Take carobs for instance; we don't see them as too exotic, since we can see and touch a carob tree whenever we want - they are found in our neighborhood as well as our fields. Spoon sweets are delicious but we have a fridge full of them. We know how easy they are to make, even though we don't make the full range. Some of that cherry spoon sweet that we tried would have been nice, but we'd have scoffed that down too quickly - the bitter orange sweet would be left behind. Maybe we are tired of bitter orange sweet - oh well, have sweet fresh oranges too, plenty of those in the fields...
"I remember there were more things to try last year," my son said. "And it all looks expensive." They weren't actually that expensive to me because I could compare the prices here with what I normally pay at the supermarket (they seemed the same or just slightly cheaper here), but if you bought something for 3 euro here, and another thing for 4 euro there, and something else for 8 euro... you'd lose count of the number of euros you spent, and you'd need to rush out to an ATM to refill the purse (credit cards were not available in this open-air fair).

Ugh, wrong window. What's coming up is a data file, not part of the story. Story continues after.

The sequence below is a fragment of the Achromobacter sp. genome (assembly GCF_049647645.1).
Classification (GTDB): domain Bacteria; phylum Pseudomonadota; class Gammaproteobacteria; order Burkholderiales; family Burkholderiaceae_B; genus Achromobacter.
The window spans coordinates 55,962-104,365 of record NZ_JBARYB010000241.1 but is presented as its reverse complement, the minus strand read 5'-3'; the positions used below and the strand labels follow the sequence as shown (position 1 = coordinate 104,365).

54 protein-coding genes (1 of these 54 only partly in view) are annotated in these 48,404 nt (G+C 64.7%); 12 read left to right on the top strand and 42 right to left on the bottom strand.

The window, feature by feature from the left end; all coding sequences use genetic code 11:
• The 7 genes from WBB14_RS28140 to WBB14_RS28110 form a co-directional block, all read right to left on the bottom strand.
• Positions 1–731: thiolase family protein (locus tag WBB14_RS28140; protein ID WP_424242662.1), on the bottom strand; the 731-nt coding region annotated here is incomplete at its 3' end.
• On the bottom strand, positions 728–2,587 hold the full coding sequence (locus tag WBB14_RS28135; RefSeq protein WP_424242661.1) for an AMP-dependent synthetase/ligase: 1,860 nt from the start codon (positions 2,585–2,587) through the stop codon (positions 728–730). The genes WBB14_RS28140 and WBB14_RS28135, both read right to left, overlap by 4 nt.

I did make one purchase: a large packet of novelty savoury rusks, which had been coated in olive oil and oregano. They were very fragrant, with a fresh oil smell (Cretans generally know what a rancid oil smell is like as we are very used to eating freshly pressed year-old olive oil), but they were almost like crisps. They had been made with spongy bread which had been double-baked and dried, sliced into small bits, a bit like thick 'n' chunky potato chips. I knew they would be eaten very quickly (gone by Tuesday), but I thought it would be a nice way to appease the gap between 'want' and 'need' - we didn't really have any 'need' for them, but they were being sold at a reasonable price, so we could fulfill our 'want' cheaply.
"We could make these ourselves, couldn't we, Mum?" I was surprised at how perceptive he was. Yes, indeed, all we needed was a baguette, and oven, some oil and oregano, and perhaps a little salt to make them really moreish. There are few needs that we cannot satisfy in our household - and even our wants are very relative, it seems.
We were glad to leave the exhibition because it was now stifling hot, with no respite, even by the coast, where we sat near a fenced off grassy area to have our loukoumades (these were being sold outside the stall areas). They, along with the souvlaki sellers, were making a roaring trade that night. In fact, these are the people that made the most money on that night - not the producers who were trying to introduce people to farmed snails, carob-flavoured rusks and olive oil soap bars. They may be the best products on the market, but they don't have that edge over a fragrant pork skewer and syrupy fried doughnut, which are cheap, filling and cheering.